This week, the British Prime Minister claimed that capitalism and the profit motive are behind the success of the UK’s vaccine. Despite his quick backtracking, it’s important we use this as a moment to recognise what has truly been behind the best of the crisis. We need to push back on a framing that centres just one sector in a crisis that has brought people together as never before.
On Tuesday night, in a Zoom call with Tory backbenchers, Prime Minister Boris Johnson reportedly told his gathered MPs that “The reason we have the vaccine success is because of capitalism, because of greed my friends." Despite apparently backtracking “so fast,” his words point to a well-entrenched myth, one brilliantly debunked by Economist Mariana Mazzucato, of attributing the successes of a whole country as the successes of the private sector alone.
This is not to say that we should dismiss the important role the private sector has played in responding to Covid-19. The speed with which a vaccine has been developed and distributed is a truly remarkable feat. Particularly in the early response to the crisis we saw some companies leading the way, closing offices before a public-mandated lockdown and shifting production lines to produce ventilators and medical supplies. But to recognise only one sector’s influence is to miss an important lesson.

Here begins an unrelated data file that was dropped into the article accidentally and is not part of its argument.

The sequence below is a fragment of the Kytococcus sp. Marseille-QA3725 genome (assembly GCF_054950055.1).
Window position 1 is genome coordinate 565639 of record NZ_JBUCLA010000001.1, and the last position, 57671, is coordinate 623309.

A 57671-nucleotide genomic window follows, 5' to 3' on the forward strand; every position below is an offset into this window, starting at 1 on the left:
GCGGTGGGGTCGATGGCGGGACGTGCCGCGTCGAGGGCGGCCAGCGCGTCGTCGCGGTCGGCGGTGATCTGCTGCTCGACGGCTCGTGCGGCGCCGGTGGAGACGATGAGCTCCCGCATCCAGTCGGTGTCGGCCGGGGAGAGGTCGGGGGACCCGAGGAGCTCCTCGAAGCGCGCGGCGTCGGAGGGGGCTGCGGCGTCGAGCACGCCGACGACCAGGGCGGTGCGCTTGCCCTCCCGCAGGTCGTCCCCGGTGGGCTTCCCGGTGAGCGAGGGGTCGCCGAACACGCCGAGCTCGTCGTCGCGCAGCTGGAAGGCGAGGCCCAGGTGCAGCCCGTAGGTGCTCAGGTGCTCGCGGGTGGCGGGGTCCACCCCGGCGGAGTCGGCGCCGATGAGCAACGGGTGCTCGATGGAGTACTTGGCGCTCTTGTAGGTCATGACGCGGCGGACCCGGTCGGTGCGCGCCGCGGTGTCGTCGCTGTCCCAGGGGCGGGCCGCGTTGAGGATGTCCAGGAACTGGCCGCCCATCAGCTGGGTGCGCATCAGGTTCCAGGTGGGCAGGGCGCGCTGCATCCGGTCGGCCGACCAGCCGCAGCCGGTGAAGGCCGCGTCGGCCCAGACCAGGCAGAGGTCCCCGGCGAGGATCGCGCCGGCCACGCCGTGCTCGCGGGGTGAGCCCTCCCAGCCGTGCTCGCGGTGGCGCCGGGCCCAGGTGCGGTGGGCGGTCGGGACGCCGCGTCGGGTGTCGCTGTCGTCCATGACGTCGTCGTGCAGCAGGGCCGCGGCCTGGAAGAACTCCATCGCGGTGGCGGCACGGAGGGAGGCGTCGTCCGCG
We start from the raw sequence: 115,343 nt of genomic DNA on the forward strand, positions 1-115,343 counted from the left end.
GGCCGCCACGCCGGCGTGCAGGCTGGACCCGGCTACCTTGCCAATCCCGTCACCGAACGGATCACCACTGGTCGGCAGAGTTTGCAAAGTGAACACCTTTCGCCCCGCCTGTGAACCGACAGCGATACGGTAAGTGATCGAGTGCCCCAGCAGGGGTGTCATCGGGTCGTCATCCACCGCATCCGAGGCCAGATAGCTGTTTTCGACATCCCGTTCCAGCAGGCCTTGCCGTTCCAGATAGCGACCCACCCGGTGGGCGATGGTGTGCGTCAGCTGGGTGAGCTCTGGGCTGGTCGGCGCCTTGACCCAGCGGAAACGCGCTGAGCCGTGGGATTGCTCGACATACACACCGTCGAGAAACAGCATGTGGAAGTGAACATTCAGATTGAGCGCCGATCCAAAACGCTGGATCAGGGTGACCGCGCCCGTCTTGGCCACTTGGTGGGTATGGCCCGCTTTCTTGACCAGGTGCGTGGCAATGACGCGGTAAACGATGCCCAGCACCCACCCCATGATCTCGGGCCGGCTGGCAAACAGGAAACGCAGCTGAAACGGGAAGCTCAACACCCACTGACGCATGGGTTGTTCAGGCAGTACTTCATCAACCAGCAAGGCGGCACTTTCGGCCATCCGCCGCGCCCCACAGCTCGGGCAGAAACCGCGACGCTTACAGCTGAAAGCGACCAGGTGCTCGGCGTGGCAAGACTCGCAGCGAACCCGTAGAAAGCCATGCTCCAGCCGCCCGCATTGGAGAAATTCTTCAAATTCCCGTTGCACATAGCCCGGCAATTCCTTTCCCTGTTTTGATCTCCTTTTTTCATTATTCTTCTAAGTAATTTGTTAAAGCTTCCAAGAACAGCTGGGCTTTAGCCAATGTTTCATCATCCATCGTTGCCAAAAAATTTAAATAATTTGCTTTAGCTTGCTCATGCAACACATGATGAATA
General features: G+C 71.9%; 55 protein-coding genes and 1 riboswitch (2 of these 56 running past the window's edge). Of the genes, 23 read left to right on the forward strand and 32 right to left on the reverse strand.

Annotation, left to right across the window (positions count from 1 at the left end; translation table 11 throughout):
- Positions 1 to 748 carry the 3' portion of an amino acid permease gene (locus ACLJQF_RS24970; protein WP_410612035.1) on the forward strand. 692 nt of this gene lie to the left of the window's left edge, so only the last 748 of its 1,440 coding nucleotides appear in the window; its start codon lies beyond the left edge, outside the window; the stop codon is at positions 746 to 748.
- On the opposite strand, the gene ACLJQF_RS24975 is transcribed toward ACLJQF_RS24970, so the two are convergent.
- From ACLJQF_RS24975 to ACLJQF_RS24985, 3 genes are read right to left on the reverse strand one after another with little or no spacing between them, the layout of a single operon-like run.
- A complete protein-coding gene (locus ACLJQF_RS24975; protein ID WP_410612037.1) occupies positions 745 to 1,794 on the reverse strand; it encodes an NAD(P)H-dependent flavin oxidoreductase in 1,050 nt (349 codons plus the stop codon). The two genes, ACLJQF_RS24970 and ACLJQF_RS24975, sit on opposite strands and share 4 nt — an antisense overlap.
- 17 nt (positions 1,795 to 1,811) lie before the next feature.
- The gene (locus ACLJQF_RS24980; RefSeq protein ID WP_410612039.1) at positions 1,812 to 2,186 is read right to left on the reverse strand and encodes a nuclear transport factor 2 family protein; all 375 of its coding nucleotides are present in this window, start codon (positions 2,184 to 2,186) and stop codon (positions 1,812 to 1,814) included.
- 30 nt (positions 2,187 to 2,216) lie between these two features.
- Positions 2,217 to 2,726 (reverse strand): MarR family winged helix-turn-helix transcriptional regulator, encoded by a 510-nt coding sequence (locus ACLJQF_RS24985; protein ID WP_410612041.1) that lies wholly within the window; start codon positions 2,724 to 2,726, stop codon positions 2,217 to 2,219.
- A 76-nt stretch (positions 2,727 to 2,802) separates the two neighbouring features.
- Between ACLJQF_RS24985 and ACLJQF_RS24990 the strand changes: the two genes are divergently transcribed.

The supply chains and regulatory knowledge provided by the private sector have been essential elements of our success, but they are only part of a collaborative, cross-sector effort. We should also recognise the critical contribution of scientists, like Albert Medal winner Professor Sarah Gilbert, individuals driven less by profit, than by “saving lives across the world.” Or the enormous role the public sector has played, whether through the NHS’s phenomenal response in administering the vaccine, or through public investment: from furlough, to public health campaigns to making vaccine production possible through guaranteed advance purchase orders. Charities and communities as well, from delivering ever more with even less to mutual aid networks.
In this light, it feels less capitalism than collaboration that has been the driving force behind the best that’s come out of this crisis.
Further, to attribute success to greed, is to beg questions about how else greed has shown up in our Covid-19 response: price gouging and fraudulent manufacturing of masks; companies making huge profits off free school meals while providing poverty rations in return; policies that have put reopening the economy ahead of human lives, or even just watching the super-rich further entrench inequality. The Prime Minister’s comments, however misjudged they may have been, threaten to sell all of us short. The best of the UK’s pandemic response has come from people driven by working together to do what’s right, not acting from self-interest alone. To let a narrative take hold which centres greed or recognises just one element of a country-wide effort, is dangerous when it comes to finding appropriate responses to future challenges.
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